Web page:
Rollins and Kim (2010) presented case histories provided for 15 projects at 10 locations in the United States where collapsible soils were treated with dynamic compaction (DC). For each site, the soil properties, compaction procedures, and subsequent improvement were summarized. Although cohesionless and low-plasticity collapsible soils were successfully compacted, clay layers in the profile appeared to absorb energy and severely reduced compaction effectiveness. Correlations were presented for estimating the maximum depth of improvement, the degree of improvement versus depth, the depth of craters, and the level of vibration based on measurements made at the various sites. The compactive energy per volume was typically higher than for non-collapsible soils because collapsible soils are usually loose but relatively stiff. The maximum depth of improvement was similar to that for non-collapsible soils; however, significant scatter was observed about the best-fit line. Improvement was non-uniform with nearly 80 % of the total improvement occurring within the top 60 % of the improvement zone. The crater depth was related to a number of factors besides the drop energy including the number of drops, drop spacing, and contact pressure.

### 1.1 Problems with Gypseous Soils

The problems encountered in gypseous soils are summarized in the following points as reported by Saaed (1990) and Al-Abdullah (1996):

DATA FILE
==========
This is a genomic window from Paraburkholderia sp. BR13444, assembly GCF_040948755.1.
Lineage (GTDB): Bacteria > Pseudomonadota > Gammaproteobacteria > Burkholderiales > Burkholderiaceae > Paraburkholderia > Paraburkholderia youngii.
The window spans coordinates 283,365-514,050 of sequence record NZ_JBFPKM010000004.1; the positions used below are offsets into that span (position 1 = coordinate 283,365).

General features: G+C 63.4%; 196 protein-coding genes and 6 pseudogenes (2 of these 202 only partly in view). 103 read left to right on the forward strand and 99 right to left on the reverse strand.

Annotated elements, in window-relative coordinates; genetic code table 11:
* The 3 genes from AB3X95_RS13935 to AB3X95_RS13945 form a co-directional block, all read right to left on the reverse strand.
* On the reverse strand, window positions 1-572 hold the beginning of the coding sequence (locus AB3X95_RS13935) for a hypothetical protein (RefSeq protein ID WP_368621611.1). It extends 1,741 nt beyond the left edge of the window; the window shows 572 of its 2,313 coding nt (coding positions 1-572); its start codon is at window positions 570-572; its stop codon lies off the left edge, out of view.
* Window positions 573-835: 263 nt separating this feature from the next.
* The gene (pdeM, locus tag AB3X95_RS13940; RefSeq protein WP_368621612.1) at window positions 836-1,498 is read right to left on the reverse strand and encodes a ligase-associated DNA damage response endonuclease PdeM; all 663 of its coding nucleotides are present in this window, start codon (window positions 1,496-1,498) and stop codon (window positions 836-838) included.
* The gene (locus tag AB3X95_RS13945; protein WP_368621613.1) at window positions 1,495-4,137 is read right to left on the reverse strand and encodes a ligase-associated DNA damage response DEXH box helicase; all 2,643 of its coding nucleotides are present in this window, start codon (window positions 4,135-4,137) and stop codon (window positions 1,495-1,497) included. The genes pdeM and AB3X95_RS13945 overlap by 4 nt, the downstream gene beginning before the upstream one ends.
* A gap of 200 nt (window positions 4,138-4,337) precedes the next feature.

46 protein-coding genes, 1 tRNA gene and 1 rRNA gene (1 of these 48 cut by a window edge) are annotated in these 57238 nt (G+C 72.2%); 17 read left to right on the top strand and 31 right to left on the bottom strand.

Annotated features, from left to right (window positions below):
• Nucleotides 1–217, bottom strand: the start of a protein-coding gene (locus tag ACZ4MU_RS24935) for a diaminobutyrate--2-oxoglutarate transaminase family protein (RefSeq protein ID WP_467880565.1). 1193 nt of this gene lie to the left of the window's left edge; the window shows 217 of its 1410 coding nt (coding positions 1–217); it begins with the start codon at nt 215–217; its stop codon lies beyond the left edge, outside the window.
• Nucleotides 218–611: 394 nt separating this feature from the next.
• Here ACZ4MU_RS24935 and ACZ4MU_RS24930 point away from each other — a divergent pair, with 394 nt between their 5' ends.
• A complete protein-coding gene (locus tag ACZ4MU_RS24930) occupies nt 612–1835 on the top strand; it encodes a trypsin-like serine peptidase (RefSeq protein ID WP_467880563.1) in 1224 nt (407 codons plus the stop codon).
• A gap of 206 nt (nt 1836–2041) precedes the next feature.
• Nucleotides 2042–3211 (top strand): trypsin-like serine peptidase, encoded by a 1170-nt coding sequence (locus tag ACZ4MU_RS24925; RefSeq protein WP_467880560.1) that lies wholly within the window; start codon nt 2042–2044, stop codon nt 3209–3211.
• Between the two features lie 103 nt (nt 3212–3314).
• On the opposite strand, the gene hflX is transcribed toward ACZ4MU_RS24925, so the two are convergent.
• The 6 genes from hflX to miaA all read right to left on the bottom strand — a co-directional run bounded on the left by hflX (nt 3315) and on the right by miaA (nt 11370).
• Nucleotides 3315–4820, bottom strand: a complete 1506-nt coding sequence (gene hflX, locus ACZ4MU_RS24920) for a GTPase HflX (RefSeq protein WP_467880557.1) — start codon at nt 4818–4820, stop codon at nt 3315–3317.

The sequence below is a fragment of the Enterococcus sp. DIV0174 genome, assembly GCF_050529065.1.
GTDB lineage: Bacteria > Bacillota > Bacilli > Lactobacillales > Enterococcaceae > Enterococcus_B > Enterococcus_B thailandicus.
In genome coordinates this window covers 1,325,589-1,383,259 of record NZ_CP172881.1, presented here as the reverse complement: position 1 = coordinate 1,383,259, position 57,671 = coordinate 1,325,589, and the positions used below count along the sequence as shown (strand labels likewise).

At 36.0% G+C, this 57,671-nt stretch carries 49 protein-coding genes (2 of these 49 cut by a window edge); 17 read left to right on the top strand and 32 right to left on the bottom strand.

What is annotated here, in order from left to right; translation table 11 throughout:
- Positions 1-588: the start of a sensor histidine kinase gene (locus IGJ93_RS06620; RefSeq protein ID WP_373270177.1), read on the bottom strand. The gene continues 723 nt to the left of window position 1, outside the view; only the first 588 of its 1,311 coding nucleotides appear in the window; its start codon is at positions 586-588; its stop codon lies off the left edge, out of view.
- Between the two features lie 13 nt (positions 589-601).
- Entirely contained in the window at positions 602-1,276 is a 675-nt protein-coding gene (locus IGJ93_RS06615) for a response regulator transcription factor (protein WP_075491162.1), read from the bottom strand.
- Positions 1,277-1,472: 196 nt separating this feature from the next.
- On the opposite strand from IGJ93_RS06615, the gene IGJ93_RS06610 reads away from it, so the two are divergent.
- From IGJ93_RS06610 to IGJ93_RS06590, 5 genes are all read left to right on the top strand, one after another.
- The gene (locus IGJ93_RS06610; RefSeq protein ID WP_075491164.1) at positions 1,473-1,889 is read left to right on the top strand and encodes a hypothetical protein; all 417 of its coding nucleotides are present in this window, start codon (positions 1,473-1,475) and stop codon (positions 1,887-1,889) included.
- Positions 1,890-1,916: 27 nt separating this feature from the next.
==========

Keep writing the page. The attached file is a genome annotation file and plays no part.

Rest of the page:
• Great losses in strength upon wetting.
• Sudden increase in compressibility upon wetting.
• Continuation of deformation and collapse upon leaching due to water movement.
• The existence of cracks due to seasonal changes.
• The existence of sink holes in the soil due to local dissolution of gypsum.

### 1.2 Improvement of Gypseous Soils

The improvement of gypseous soils means decreasing the effect of water on the gypseous soils to ensure the safety and stability of the engineering structures. This treatment can be achieved chemically or physically:
• The chemical treatment means that the soil properties are improved with some chemical additives, such as lime, cement, bituminous, bentonite, dehydrate calcium chloride, etc.
• The physical treatment means that the soil properties are improved using mechanical methods, such as compaction, soil reinforcement, dynamic compaction, pre-wetting, soil replacement and others.
The major purpose of this study is to make an attempt to improve gypseous soil characteristics using a dynamic compaction process. A special apparatus is manufactured to compact the soil. Different soils having different gypsum contents are used to study the effect of dynamic compaction on improving the collapsibility characteristics of these soils.

## 2 Experimental Work

This section includes description of the sampling methods, the testing apparatus used in addition to the procedures of testing. Three types of natural gypsuous soils used in this study are taken from three locations of Al-Garmaa in Al-Anbar governorate western Iraq. The first and second soil samples are taken from a depth of 1.0 m and the third sample is obtained from a depth of 2.0 m below the natural ground surface. The samples are tested in the Soil Mechanics Laboratory at Al-Mustansiriya University in Baghdad. The samples were remolded to control the soil density.